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The Walkabouts - Travels in the Dustland

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Artist: The Walkabouts

Album: Travels in the Dustland

Label: Glitterhouse

Review date: Jan. 20, 2012

Chris Eckman and Carla Torgerson, the creative axis of The Walkabouts, are framing their new album, Travels In The Dustland, as a song cycle about a mythical America. Eckman has already evoked Faulkner in interviews, and you can see his point, with the eleven songs on the record floating through some part-fact-part-fiction, imagined-reality (but thankfully not magic-realist) version of the American desert. It’s a world that ‘teaches cause it takes away,’ as Torgerson sings in “They Are Not Like Us,” a world bordered by the great infinite.

It’s been a long road for The Walkabouts, who started in Seattle in the mid-1980s with a few good ideas about how the American song book could be carved up into some new shapes. A lot of us first discovered them through the patronage of Sub Pop, where they wore the long black veil to grunge’s flannel shirts, the label anomaly that stood out for their refusal to fall into line. They’ve found far greater success in Europe, which seems almost to be the measure of a great American group from this particular era. They’ve tussled with the major label life, and had their tangles with the music industry’s endless cycle of tour-record-tour, the latter of which seems to have informed the unusually protracted gestation period between this album and its predecessor, 2005’s high-wire act, Acetylene.

While this new album is more-or-less about America, there’s nothing as dictatorial as a ‘state of the nation’ address here. Rather, Travels In The Dustland draws power from metaphoric resonance (desert landscape, emotional evacuation, moral-political absenteeism). In recent correspondence with a friend, he mentioned that Eckman is ‘an immaculate writer of great, potentially classic songs,’ and there are plenty here, all arranged with typical Walkabouts style: banks of tremolo’d guitar brushing up against hot-wired organ; great lagoons of reverberant acoustic strum; piano fables with the viscera showing. And the way they navigate this terrain, from parched balladry, through tempestuous rock, and string-emboldened cinematics, has all the weight and heft of something like Scott Walker’s Tilt. But the astringent, literate rigor of the songs also reminds me, just a little, of The Mekons.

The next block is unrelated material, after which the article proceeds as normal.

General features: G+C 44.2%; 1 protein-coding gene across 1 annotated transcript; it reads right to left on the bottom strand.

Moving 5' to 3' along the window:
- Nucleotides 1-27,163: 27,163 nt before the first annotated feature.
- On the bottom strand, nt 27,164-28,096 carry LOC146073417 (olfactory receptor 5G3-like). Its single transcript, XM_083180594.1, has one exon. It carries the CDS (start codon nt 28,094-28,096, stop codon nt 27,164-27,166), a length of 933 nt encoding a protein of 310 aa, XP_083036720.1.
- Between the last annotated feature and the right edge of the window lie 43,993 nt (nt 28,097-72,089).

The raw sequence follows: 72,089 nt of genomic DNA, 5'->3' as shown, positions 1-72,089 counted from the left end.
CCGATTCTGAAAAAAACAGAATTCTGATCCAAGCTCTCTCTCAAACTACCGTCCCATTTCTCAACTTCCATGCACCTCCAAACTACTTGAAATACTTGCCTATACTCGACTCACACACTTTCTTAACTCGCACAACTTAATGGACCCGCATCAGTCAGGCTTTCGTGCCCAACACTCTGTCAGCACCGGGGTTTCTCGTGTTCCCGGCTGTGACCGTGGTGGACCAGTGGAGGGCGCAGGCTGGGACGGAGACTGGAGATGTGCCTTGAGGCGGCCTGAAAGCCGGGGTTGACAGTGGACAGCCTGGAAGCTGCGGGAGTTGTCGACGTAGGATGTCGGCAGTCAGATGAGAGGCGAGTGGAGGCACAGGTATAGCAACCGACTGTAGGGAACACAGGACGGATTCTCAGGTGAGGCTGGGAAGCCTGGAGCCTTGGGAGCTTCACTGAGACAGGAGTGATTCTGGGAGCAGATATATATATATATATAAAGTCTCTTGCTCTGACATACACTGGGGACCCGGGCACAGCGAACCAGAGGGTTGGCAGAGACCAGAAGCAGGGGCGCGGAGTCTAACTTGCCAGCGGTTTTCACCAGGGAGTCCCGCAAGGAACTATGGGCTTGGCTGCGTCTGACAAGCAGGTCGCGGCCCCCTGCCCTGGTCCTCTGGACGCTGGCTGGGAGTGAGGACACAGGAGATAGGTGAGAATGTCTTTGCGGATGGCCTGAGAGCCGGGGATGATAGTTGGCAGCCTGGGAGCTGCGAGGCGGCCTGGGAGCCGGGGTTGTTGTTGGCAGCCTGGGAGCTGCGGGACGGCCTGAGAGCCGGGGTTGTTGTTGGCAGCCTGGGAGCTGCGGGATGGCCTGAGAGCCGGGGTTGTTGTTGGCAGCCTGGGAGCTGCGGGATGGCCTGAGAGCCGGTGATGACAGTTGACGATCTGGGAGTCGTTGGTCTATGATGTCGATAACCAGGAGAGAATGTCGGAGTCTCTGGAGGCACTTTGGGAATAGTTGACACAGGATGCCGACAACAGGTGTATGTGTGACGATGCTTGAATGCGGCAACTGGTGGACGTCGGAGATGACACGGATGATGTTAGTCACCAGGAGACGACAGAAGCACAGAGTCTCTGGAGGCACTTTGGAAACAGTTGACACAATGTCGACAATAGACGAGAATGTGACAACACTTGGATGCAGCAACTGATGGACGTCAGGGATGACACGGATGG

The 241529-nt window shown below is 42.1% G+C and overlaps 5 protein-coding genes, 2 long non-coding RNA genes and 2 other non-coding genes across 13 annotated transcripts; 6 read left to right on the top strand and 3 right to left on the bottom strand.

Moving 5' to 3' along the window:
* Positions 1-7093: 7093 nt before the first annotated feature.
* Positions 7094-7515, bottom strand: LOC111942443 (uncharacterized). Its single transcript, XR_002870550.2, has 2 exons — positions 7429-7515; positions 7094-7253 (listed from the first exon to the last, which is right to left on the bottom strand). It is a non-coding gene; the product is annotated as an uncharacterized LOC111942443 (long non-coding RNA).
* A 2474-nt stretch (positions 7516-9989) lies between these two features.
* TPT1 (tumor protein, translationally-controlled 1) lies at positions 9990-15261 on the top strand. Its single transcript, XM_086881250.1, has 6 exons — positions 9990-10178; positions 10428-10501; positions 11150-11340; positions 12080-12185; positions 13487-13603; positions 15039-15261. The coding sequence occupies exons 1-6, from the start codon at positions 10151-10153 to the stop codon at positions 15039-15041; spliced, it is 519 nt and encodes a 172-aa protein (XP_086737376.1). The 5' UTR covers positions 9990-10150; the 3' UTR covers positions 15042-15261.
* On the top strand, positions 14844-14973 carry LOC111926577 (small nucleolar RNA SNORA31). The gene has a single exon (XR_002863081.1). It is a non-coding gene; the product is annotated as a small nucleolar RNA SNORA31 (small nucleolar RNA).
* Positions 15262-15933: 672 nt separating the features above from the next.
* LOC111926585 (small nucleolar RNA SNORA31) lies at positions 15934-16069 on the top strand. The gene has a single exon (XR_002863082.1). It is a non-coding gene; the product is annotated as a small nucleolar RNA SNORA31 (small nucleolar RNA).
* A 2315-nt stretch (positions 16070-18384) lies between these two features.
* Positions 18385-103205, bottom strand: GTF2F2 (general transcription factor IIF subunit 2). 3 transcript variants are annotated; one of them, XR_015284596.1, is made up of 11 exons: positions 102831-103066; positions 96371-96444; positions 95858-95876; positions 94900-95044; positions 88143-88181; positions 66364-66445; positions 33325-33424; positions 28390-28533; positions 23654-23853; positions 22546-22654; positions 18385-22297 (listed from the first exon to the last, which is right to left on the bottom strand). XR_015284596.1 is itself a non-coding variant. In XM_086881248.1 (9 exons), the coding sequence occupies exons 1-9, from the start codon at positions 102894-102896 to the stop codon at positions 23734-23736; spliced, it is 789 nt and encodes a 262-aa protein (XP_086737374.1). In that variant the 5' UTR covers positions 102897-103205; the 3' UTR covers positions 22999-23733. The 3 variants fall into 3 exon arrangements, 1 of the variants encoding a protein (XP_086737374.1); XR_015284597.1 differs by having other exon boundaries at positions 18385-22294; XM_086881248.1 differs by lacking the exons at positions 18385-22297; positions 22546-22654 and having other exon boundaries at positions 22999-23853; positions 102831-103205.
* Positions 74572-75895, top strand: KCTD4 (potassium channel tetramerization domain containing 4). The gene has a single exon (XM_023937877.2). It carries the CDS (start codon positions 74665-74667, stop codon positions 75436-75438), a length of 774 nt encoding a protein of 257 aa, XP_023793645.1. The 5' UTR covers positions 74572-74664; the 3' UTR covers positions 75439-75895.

Travels In The Dustland is divided into four ‘sections,’ each introduced in the accompanying lyric book by a relevant quote from, respectively, Paul Bowles, Jeremiah 12:11-12, Willa Cather and William T. Vollmann. The Bowles piece quoted, “Baptism of Solitude,” is a travel essay on the Sahara and must hold particular resonance for Eckman. He has recently travelled through the Sahara, deep into the heart of Tuareg country, at least in part to further ground his understanding of the music of Tamikrest, for whom he has produced several albums. Tamikrest also worked with Eckman, Hugo Race and Chris Brokaw on the 2010 Dirtmusic album, BKO.

If anything, though, it’s Bowles’s reflections on the silence of the desert, the way its stillness rearranges your molecular structure, that resonates with Travels In The Dustland. In this landscape, ‘nothing is left but your own breathing and the sound of your own heart beating.’ Some of the protagonists of the album seem to be on an unspoken hunt for such a state, but their interior monologues keep getting in the way. Those monologues are the core of the songs here, and their tales are so archetypal that Cather actually deserves the last word here. This classic line from O Pioneers! captures the way The Walkabouts touch on eternal themes through observational precision: ‘There are only two or three stories, and they go on repeating themselves as fiercely as if they had never happened before.’

By Jon Dale

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